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If You Hate Bank of America, Then Buy Its Stock!

John Maxfield
August 18, 2013

Source: Wikimedia Commons.

If Bank of America (NYSE: BAC) were a senior in high school, it wouldn't be selected as the most popular member of its graduating class. The most despised member, perhaps, though I don't recall seeing that designation as being officially sanctioned by the yearbook staff.

But for an investor, reputational damage like this offers a glaring opportunity. If your goal is to buy low and sell high, then you have to buck the crowd. "When 'conditions' are good, the forward-looking investor buys," notes Fred Schwed in his timeless classic Where Are the Customers' Yachts? "But when 'conditions' are good, stocks are high."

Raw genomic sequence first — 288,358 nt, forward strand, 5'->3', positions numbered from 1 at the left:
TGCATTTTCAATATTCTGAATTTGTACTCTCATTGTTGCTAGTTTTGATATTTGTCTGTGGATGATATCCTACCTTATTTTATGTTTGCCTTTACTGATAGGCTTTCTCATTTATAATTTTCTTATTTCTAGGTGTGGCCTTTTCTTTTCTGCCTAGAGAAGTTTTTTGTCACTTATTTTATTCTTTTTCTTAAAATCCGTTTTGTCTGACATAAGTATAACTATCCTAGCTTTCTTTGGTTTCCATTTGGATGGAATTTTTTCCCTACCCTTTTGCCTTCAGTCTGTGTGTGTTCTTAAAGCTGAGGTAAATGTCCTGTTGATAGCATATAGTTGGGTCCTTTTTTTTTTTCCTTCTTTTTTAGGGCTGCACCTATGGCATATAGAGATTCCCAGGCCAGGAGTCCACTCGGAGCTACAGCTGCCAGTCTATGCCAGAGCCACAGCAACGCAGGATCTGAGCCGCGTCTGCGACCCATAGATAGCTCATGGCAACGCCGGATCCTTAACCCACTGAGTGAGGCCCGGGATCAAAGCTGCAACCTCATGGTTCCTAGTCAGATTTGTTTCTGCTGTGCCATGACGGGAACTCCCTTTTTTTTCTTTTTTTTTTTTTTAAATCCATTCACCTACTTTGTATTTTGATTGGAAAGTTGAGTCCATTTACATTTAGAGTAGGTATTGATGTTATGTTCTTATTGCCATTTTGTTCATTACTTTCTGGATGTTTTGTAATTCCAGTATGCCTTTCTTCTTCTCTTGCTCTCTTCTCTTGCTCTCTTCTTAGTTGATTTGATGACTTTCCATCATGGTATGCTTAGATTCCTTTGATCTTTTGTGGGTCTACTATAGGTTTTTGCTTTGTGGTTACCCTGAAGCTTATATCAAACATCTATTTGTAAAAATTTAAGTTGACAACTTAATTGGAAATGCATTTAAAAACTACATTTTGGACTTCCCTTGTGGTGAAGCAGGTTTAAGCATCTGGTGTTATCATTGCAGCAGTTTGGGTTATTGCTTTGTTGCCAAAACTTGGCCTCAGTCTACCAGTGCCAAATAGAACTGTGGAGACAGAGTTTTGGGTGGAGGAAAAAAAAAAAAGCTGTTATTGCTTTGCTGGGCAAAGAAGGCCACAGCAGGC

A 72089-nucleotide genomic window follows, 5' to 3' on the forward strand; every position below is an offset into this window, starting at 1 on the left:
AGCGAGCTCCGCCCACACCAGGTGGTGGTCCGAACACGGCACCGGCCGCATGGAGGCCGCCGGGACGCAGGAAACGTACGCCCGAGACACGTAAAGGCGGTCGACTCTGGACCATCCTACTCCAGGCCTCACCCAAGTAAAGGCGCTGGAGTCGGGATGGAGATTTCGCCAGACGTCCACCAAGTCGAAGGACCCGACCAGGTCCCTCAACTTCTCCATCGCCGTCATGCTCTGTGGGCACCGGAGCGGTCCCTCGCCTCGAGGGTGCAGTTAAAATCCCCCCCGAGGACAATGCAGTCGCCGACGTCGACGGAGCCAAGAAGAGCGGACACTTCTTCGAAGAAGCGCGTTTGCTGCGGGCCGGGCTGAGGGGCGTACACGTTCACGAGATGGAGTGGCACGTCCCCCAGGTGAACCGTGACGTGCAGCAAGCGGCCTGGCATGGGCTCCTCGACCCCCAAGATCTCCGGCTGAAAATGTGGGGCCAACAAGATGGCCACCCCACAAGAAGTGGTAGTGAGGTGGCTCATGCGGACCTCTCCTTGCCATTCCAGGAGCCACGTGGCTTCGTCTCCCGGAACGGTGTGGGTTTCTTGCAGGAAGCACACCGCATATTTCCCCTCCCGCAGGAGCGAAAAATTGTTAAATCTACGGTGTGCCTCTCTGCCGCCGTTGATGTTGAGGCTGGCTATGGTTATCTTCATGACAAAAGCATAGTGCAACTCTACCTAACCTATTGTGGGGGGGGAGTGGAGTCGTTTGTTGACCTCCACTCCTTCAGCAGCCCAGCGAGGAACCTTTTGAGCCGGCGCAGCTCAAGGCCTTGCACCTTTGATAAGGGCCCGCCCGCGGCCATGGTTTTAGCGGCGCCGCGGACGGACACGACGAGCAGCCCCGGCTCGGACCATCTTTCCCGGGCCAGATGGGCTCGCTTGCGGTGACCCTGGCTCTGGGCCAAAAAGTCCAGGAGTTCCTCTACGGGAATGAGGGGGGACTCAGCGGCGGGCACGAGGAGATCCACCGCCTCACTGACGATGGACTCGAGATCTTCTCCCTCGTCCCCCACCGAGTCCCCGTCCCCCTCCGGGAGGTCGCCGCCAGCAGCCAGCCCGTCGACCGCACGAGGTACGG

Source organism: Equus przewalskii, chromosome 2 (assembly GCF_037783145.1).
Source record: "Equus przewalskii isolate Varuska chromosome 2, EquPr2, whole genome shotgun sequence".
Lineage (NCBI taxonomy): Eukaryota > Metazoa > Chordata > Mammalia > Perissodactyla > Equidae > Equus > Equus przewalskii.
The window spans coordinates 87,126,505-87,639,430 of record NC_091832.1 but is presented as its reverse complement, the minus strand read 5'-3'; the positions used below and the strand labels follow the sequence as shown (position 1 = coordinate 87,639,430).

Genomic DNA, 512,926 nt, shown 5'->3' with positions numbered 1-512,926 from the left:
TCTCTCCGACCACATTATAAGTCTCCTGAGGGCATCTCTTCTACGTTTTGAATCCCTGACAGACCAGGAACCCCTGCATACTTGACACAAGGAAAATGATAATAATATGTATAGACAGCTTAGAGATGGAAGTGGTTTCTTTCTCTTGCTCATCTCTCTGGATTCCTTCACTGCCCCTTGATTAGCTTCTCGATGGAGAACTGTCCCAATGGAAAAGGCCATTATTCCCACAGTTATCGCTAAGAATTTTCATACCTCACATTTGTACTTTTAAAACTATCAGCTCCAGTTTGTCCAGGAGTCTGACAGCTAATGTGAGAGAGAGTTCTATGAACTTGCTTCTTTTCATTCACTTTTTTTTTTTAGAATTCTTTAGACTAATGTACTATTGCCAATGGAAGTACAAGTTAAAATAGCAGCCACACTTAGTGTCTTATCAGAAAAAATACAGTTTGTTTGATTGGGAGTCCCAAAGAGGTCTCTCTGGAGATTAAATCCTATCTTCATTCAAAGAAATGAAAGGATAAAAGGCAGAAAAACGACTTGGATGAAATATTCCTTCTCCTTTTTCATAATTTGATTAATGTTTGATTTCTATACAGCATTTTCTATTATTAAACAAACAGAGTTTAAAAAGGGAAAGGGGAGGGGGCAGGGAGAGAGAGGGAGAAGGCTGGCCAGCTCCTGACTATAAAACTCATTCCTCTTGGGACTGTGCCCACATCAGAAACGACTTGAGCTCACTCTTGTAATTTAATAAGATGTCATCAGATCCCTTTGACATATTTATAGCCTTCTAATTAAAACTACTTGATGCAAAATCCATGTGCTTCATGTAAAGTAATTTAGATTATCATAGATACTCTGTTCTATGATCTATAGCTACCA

Take Wells Fargo (NYSE: WFC) and US Bancorp (NYSE: USB) as examples. These are two of the best-run banks in the country. Everybody knows this. And as a result, they trade for a pretty penny. Wells Fargo's stock sells for 1.9 times tangible book value, while US Bancorp's goes for a staggering 2.9 times tangible book.

Can these valuations head higher? Sure, but absent some type of irrational bubble, it's hard to envision that either of them would double. There's simply a limit to how much investors will pay for even the best banks.